Australia’s new leader plans to unshackle the country’s oil and gas industry after a decade of falling production and rising imports.
Conservative-leaning Tony Abbott was elected Saturday after campaigning on a promise to end the controversial carbon tax.
That plan helped his Liberal Party sweep into office over the Labor Party for the first time since 2007.
The carbon tax has been a drag on Australia’s oil and gas industry. In April, local producer Santos Ltd. suffered an earnings hit after it paid US$32.6 million in carbon-related costs for the half-year period as part of a total tax bill of US$173.8 million.
Instead of the carbon tax, Abbott has proposed a ‘Direct Action Plan’ — funding that will go directly to companies to help them lower emissions.
Australia produced 484,000 barrels of crude or equivalents per day (bbl/d) in 2012, of which half was crude oil and a quarter was condensates, followed by liquified petroleum gas.
Production peaked in 2000 at 828,000 bbl/d and has declined since then, due mainly to maturation of the fields.
Australia’s biggest home-grown producers are Santos and Woodside Petroleum.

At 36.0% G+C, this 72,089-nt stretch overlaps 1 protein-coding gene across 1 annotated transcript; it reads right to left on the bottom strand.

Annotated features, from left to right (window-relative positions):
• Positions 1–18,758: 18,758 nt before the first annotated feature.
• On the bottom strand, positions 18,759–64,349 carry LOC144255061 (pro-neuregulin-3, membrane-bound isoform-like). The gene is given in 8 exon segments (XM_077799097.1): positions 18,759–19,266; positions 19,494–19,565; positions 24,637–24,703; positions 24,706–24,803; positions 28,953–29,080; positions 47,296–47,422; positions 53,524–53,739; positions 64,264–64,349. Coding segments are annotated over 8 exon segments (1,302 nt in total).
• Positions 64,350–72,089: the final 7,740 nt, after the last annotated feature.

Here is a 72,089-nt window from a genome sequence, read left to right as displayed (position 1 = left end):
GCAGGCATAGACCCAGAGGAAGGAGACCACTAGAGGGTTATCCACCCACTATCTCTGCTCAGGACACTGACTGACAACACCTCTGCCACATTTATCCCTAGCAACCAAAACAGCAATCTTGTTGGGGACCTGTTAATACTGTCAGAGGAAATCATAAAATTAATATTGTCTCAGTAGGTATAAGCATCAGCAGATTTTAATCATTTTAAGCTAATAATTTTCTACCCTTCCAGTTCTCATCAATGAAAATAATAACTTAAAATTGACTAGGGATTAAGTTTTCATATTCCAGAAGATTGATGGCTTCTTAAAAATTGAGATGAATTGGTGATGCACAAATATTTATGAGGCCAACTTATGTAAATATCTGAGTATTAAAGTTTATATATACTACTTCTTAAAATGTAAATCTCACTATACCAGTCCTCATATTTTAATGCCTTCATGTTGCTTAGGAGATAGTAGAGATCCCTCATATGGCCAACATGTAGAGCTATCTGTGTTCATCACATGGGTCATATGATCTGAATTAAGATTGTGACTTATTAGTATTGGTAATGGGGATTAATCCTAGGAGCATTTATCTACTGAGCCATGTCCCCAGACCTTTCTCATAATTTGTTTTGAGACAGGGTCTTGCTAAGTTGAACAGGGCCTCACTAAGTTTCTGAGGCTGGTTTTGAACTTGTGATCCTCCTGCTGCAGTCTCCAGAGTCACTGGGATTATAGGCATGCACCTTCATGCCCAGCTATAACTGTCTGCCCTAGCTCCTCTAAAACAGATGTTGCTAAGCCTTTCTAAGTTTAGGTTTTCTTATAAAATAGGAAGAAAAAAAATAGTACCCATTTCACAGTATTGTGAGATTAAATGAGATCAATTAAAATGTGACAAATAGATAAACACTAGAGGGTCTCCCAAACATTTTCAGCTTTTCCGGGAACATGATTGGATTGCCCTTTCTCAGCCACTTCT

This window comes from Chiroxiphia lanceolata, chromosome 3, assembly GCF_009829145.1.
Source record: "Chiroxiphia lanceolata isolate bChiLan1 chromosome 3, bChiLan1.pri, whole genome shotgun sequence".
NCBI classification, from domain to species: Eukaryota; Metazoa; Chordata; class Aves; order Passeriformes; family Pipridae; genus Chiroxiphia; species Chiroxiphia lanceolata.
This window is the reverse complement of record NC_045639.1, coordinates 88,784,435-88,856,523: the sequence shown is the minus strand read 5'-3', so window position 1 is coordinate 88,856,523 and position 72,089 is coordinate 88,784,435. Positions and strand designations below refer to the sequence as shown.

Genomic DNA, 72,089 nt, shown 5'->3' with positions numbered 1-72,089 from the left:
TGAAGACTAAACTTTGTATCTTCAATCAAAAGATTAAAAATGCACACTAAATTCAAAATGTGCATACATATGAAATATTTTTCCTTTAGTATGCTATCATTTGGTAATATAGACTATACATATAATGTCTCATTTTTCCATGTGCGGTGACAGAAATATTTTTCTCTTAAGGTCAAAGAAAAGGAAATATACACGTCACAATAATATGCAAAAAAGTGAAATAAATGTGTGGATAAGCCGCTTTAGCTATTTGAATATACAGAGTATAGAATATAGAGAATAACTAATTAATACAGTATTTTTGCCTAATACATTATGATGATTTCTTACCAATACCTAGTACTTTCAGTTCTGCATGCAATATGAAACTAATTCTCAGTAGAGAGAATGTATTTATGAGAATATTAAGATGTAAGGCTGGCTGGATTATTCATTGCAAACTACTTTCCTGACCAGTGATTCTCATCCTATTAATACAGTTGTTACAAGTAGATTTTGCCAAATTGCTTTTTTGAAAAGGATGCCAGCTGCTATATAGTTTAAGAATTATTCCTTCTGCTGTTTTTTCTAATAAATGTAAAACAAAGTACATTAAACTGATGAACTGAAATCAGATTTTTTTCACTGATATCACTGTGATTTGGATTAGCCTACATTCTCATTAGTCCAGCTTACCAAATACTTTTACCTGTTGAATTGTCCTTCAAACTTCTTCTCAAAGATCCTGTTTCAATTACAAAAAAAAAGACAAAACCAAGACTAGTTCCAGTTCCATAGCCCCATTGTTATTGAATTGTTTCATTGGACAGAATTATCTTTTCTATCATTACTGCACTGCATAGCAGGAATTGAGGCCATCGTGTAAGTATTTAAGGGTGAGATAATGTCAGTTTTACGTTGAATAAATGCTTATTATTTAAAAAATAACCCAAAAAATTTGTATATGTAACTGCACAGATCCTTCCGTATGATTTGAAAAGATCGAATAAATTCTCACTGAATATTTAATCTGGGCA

Chevron is the largest foreign oil producer at about 100,000 barrels per day.
Shell, ExxonMobil, ConocoPhillips, Japex, Total and Apache are also there.
New production coming on line before 2020 isn’t expected to offset declines overall.
Australia’s energy demand outstrips its production. In 2012, net crude imports were 234,000 bbl/d and net product imports were 294,000 bbl/d.
Abbott has also said his government will cut so-called green tape on approvals for coal seam gas projects.
He wants to reduce bureaucratic duplication through a single-window environmental approval process ‘that sets high standards, makes swift decisions and delivers certain outcomes.’
Oil and gas groups have said the 1,500 state and federal regulations for approving new projects are blocking investment.
In June, a new federal law went into effect giving the government the right to impose conditions on coal seam gas projects based on possible impact on water resources.